Saturday, April 12, 2014

The Cedar Rapidian Sorceress Just Says Yes to Lipton

Travis - J. Smith

     It's been eighteen months and nine days since you began working the graveyard shift at the Texaco just off the interstate across from Wendy's. The position is part-time, usually weekends, specifically Thursday, Friday, and Saturday nights; it supplements your day job -though not monetarily- as a freelance editor and columnist, mostly pop culture analogies for riveting tales of international realpolitik. While the microwavable burritos and seemingly endless supply of carbonated beverages are a nice touch, the time involved is the biggest draw, as the position better enables one to stay away from local drinking establishments such as the Red Lion, located just two short blocks from this Texaco station. What's more, the time spent stocking shelves, signing early morning delivery manifests, and smoking cigarettes merely for the sake of taking smoke breaks is time spent away from the wife - the woman who, incidentally, was the driving force behind the asinine intervention which led to you taking this job in the first place. Long story short, you prefer to think of this as Eoin time.
     Another draw is the people. Working the graveyard shift provides a person with the opportunity to observe the zaniest of individuals at their absolute wackiest, fellow employees included. On Friday nights, you're joined by Denny Hughes, a guy so consistently strung out that he puts the clientele to shame, and when he isn't on the phone with one of his transient girlfriends, he's busy chatting up whichever girlfriend sees fit to stop by, sometimes both at once. On Saturday nights, Tom is your copilot, and though he's never divulged his surname, which is somewhat odd, you've witnessed him put a rowdy drunk dressed up as Santa Claus into a debilitating choke hold, so you're content with not asking.
     This is Thursday, however, and all things considered, Thursdays are relatively hassle free, so you work alone. Last week, sure, you had to call the cops when a Ted Nugent lookalike began duking it out with an Asian-American version of Sigourney Weaver over the last hot dog, but alerting the police had more to do with the combatants refusing your conciliatory offer of a corn dog on discount than genuine concern for the poor man's Ted Nugent, who ended up getting his ass handed to him before the police arrived on the scene. Pretty tame compared to the weekend, and you'll take what you can get.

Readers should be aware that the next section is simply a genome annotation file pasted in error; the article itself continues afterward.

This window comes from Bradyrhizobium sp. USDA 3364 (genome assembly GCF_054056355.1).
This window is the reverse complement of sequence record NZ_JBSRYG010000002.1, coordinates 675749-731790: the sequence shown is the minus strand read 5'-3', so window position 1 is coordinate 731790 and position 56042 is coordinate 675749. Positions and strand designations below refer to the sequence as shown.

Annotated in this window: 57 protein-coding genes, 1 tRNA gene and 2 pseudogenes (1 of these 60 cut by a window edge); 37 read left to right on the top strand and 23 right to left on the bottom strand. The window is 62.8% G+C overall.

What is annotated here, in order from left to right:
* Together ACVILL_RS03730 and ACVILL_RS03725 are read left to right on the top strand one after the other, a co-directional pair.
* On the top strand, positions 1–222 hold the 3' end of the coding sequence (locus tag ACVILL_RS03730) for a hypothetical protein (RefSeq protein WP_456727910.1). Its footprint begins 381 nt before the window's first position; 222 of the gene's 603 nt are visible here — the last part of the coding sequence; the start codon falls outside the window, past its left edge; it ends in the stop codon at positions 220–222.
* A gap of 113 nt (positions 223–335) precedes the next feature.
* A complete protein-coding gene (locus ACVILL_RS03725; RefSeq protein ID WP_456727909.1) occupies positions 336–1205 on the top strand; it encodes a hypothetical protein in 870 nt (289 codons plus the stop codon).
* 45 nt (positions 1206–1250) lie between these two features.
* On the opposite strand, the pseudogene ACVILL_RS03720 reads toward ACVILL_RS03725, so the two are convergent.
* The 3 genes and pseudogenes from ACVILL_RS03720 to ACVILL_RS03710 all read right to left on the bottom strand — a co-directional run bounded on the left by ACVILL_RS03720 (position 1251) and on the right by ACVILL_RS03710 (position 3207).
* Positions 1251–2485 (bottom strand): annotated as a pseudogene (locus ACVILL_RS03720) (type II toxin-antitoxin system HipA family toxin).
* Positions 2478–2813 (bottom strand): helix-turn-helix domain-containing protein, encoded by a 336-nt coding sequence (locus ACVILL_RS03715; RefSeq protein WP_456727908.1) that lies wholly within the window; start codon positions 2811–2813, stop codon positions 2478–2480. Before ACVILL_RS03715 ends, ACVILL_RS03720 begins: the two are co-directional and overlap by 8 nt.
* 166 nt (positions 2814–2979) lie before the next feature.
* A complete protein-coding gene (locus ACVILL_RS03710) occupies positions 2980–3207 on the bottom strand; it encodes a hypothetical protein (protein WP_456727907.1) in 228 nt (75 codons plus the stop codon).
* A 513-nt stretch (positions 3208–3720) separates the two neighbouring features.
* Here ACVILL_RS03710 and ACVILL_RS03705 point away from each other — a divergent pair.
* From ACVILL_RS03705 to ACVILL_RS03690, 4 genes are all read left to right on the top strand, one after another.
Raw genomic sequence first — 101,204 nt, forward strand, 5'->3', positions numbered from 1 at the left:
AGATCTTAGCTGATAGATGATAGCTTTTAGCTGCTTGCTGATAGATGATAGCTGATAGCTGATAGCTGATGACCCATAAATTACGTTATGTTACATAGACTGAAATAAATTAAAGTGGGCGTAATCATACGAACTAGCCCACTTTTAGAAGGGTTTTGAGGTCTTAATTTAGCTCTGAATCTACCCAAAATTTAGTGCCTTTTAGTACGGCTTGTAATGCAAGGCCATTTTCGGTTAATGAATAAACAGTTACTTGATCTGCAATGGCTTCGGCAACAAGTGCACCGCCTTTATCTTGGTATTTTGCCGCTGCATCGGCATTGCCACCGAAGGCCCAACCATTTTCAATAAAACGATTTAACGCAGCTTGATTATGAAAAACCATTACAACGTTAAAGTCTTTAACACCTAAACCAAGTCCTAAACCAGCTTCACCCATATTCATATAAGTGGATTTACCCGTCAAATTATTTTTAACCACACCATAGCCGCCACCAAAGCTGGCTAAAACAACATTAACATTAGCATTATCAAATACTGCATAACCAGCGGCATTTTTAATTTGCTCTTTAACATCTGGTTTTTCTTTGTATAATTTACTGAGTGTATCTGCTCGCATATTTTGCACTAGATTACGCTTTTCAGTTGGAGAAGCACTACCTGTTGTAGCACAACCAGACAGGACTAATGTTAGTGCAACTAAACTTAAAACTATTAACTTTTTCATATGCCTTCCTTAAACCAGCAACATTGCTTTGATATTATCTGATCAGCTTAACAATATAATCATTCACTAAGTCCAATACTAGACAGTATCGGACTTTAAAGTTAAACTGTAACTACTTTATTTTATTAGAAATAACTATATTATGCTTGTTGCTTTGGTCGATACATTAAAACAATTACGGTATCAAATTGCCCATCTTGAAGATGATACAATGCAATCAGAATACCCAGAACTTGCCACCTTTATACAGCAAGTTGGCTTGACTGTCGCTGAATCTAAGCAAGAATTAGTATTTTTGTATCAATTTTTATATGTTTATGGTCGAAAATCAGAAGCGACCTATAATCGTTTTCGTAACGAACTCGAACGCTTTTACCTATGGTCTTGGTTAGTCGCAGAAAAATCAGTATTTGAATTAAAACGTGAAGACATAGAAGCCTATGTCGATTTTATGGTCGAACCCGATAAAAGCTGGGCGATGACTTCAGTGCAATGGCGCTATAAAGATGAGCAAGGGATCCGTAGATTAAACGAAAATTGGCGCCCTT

Even so, you can't help but feel as if you're about due for a head-scratcher. For starters, it began to rain roughly fifteen minutes ago, which is odd because the KCRG TV-9 forecast called for clear skies throughout the weekend. This is nothing to complain about since fewer people patronize the establishment during such weather, but still, it's pretty weird, made all the more peculiar by the onset of rain coinciding with you having pressed play on the CD player. The Bends, Radiohead's second studio album, arguably the band's finest release. Fake Plastic Trees, fourth track, probably the best song of the album. Someone approaches, walking in the rain without an umbrella; someone you've met before; a walking, talking head-scratcher if there ever was one.
     The first time you encountered Megan Erickson, shortly after you began working here, you threw up one of those wonderful microwavable burritos, but you hadn't realized it was her because she was several shades of messed up. The only thing you perceived at the time was a woman wearing nothing but a translucent poncho, which was perplexing enough, though itself not vomit-inducing - having seen more than a few naked ladies in your day, a flash of flesh scarcely puts you in a state of unease. No, it had more to do with the fact that a good portion of her skull was cracked and partially caved in, while one of her goddamn eyeballs drooped from its socket, to say nothing of the bones protruding from several parts of her body. She offered no words that night; simply limped to the beverage cooler, removed two bottles of Budweiser from a six pack, and staggered out, back to whichever nightmare whence she emerged, leaving nothing but a streak of blood as proof that you hadn't imagined the whole thing.